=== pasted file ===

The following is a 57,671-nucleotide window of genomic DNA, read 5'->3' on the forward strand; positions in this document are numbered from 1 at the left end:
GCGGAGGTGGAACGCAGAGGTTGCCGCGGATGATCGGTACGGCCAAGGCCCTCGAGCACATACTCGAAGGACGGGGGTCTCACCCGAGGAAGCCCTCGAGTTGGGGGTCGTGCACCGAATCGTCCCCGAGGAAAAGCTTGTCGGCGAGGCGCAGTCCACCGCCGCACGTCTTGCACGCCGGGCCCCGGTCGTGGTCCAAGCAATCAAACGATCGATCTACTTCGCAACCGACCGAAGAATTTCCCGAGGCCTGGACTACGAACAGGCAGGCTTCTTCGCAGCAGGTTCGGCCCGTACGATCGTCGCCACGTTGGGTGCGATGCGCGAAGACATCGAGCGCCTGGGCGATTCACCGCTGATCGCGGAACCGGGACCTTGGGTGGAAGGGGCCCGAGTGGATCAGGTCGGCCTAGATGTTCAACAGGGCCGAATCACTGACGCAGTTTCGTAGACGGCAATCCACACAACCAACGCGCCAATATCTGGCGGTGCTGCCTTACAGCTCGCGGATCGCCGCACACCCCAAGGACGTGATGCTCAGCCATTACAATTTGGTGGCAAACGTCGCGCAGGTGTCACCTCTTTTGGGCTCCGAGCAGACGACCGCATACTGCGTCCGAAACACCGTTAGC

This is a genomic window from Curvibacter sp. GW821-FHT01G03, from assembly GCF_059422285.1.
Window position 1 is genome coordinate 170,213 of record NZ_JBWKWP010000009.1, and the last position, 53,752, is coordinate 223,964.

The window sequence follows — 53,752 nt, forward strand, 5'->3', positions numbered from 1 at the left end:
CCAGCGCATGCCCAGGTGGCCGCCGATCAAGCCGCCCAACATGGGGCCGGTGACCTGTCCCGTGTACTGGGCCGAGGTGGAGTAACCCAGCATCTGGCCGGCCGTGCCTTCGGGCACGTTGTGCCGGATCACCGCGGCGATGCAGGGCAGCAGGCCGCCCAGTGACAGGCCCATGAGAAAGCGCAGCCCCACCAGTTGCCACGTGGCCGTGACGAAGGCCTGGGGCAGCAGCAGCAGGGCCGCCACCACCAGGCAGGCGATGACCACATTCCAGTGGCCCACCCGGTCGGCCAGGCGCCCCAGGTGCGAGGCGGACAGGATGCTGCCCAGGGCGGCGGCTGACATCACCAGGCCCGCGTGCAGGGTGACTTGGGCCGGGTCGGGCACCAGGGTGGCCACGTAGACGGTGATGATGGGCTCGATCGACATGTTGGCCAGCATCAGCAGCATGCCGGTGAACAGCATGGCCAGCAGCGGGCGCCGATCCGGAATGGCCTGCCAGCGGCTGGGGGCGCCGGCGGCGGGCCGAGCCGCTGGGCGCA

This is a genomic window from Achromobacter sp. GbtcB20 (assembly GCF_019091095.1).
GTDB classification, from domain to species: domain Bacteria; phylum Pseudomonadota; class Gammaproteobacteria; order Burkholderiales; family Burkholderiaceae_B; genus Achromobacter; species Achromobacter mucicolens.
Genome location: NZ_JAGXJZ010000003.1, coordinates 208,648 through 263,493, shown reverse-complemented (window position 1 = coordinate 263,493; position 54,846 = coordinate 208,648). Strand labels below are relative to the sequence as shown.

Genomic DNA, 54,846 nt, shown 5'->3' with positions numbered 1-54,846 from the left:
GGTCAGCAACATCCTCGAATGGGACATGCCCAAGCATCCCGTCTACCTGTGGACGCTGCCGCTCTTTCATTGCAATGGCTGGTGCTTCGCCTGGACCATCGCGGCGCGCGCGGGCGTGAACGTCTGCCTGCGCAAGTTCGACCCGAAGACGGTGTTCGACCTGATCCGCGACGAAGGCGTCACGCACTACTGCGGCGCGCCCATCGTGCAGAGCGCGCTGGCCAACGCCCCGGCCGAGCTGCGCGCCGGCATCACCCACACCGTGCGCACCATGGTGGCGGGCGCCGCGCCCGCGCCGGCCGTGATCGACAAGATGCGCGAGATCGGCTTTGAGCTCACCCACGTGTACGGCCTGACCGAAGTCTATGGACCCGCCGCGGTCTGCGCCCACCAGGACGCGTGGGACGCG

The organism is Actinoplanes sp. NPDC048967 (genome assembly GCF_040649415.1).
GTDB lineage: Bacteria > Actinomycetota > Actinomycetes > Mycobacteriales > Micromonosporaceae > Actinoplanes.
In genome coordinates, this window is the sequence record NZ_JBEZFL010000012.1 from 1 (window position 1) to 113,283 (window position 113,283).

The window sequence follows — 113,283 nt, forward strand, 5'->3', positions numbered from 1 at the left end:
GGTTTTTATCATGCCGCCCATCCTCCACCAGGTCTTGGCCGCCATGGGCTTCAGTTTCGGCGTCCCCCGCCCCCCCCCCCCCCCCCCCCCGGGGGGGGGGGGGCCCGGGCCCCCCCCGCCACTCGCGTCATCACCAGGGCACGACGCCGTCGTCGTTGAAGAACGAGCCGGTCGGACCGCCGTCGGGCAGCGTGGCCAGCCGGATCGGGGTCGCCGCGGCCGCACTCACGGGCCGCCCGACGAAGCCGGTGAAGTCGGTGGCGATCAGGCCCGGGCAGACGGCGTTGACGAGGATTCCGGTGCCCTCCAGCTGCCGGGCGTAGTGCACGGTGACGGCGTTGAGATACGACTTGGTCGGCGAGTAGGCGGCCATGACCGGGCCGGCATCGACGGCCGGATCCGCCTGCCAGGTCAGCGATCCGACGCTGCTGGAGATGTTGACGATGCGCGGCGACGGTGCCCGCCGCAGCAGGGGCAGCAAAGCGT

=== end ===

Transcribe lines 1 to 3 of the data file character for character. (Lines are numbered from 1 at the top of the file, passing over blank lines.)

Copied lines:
The following is a 57,671-nucleotide window of genomic DNA, read 5'->3' on the forward strand; positions in this document are numbered from 1 at the left end:
GCGGAGGTGGAACGCAGAGGTTGCCGCGGATGATCGGTACGGCCAAGGCCCTCGAGCACATACTCGAAGGACGGGGGTCTCACCCGAGGAAGCCCTCGAGTTGGGGGTCGTGCACCGAATCGTCCCCGAGGAAAAGCTTGTCGGCGAGGCGCAGTCCACCGCCGCACGTCTTGCACGCCGGGCCCCGGTCGTGGTCCAAGCAATCAAACGATCGATCTACTTCGCAACCGACCGAAGAATTTCCCGAGGCCTGGACTACGAACAGGCAGGCTTCTTCGCAGCAGGTTCGGCCCGTACGATCGTCGCCACGTTGGGTGCGATGCGCGAAGACATCGAGCGCCTGGGCGATTCACCGCTGATCGCGGAACCGGGACCTTGGGTGGAAGGGGCCCGAGTGGATCAGGTCGGCCTAGATGTTCAACAGGGCCGAATCACTGACGCAGTTTCGTAGACGGCAATCCACACAACCAACGCGCCAATATCTGGCGGTGCTGCCTTACAGCTCGCGGATCGCCGCACACCCCAAGGACGTGATGCTCAGCCATTACAATTTGGTGGCAAACGTCGCGCAGGTGTCACCTCTTTTGGGCTCCGAGCAGACGACCGCATACTGCGTCCGAAACACCGTTAGC

This is a genomic window from Curvibacter sp. GW821-FHT01G03, from assembly GCF_059422285.1.